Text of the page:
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Disclosing Your Health Condition To Your Employer

Reasons to Disclose And Reasons Not To Disclose A Health Condition

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As you make a decision, the following reasons to disclose or not to disclose your health condition to your employer may help you. Add your own reasons to the list.

Possible Reasons to Disclose

  • Avoid the stress that comes with keeping a secret, especially when it seems that the more important the secret, the greater the stress in keeping it.
  • Unless you disclose your health condition, you cannot get the legal protections described in the next section -- such as the right to a reasonable accommodation to perform the essential functions of your job, or to unpaid leave if it becomes necessary. (To learn more, see Protections Under The Law.)
  • You may gain support from a surprisingly supportive employer. If you aren't familiar with your employer's attitude, look for a person you can trust who has been with your company long enough to advise you about this subject. Since there are no legal requirements for co-workers to keep medical information confidential, be sure anyone you choose as an advisor is someone you have reason to trust. (To learn more, see Advisor.)
  • You may be able to speak more openly to your employer about any issues that arise for you, including any changes in your health.
  • You will not have to worry about your employer finding out about your diagnosis such as from a phone call from your doctor's office or a change in your physical appearance.  For instance, rapid weight loss or gain accompanied by clothes that are too tight or too loose.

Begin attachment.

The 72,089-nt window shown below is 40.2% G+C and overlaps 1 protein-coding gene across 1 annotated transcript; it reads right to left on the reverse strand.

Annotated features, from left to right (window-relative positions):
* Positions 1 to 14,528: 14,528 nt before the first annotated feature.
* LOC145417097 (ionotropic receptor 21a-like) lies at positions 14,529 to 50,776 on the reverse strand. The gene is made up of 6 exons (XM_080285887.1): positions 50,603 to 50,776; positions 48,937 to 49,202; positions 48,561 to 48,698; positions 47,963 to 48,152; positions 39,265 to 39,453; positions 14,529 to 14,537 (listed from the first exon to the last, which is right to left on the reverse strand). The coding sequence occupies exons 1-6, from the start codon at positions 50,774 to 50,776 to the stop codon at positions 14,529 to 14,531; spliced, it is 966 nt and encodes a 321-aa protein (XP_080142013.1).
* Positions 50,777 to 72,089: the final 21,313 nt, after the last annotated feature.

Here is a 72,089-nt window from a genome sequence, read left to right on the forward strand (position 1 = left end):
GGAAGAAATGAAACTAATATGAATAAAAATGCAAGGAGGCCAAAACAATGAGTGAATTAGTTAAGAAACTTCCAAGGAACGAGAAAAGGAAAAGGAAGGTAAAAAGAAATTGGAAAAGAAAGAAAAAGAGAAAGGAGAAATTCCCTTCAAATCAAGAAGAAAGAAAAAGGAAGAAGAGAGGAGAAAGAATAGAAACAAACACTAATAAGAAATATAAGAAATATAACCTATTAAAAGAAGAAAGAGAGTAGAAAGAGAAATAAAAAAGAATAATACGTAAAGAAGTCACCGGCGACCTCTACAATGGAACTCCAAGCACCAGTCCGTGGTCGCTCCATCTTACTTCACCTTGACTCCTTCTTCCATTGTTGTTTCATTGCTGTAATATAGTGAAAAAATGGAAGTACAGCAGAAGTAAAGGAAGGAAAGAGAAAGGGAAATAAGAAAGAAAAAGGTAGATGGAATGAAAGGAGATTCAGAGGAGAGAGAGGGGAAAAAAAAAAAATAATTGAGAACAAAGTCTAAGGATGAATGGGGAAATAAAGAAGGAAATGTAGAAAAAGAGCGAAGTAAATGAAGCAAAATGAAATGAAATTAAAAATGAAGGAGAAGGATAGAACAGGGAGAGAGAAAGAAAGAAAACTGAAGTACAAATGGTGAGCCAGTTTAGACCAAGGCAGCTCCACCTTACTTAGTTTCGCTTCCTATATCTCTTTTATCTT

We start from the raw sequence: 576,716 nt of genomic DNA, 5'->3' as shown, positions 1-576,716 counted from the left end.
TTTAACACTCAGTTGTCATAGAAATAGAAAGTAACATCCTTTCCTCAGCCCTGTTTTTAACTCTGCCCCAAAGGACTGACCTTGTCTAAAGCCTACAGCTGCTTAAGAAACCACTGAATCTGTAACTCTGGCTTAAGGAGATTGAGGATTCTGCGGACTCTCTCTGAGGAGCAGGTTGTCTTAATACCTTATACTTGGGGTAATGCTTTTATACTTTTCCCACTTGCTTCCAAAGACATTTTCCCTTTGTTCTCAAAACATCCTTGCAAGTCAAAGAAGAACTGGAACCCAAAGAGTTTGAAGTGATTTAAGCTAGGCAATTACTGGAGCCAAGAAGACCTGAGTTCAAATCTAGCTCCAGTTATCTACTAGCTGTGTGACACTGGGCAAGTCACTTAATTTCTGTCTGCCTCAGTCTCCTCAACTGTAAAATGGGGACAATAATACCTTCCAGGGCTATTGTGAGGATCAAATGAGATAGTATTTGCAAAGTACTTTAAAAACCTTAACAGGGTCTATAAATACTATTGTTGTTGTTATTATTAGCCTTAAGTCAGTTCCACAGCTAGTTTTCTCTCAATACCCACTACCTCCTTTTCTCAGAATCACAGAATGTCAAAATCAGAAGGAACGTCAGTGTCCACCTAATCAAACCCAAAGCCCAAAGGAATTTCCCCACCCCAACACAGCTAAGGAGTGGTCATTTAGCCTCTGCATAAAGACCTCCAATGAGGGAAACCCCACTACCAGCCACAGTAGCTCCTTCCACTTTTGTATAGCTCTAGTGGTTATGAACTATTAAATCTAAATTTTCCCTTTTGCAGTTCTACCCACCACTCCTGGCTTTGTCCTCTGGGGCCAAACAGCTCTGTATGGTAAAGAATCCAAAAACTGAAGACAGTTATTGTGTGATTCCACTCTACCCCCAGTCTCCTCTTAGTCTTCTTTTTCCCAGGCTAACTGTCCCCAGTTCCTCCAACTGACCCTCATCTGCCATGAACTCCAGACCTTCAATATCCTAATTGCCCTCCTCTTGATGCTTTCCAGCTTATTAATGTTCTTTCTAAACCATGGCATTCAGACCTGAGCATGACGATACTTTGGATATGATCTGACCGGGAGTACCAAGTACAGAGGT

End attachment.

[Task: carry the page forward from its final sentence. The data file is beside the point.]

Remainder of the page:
• As a general matter, what you disclose to your employer must be kept confidential. (To learn more, see: Your Employer Must Keep Your Health Condition Confidential.)
  • You can take your drugs and other treatments without having to hide them.

Possible reasons not to disclose

  • If your employer reacts poorly to your medical condition, you may find that there are subtle or not so subtle changes in your relationship.
  • Secrecy is often confused with toughness, and some of us see toughness as a virtue.
  • An employer that is initially supportive may change.
  • You may feel that you are being treated differently, or that you are no longer being judged on your performance, but by your diagnosis.
  • You don't want to feel pity or be treated "differently."
  • If your employer isn't friendly to people with your medical condition, you may encounter discrimination from your employer despite the law. This might include anything from being passed over for a raise or a promotion to having your employment terminated.

As you will see in the other sections of this document: how, when and what you disclose to your employer about your condition will likely be closely linked to the reason for your disclosure.

If you choose not to disclose your health condition, be sure to look at: If I Chose Not To Disclose: How Can I Handle Workplace Issues?

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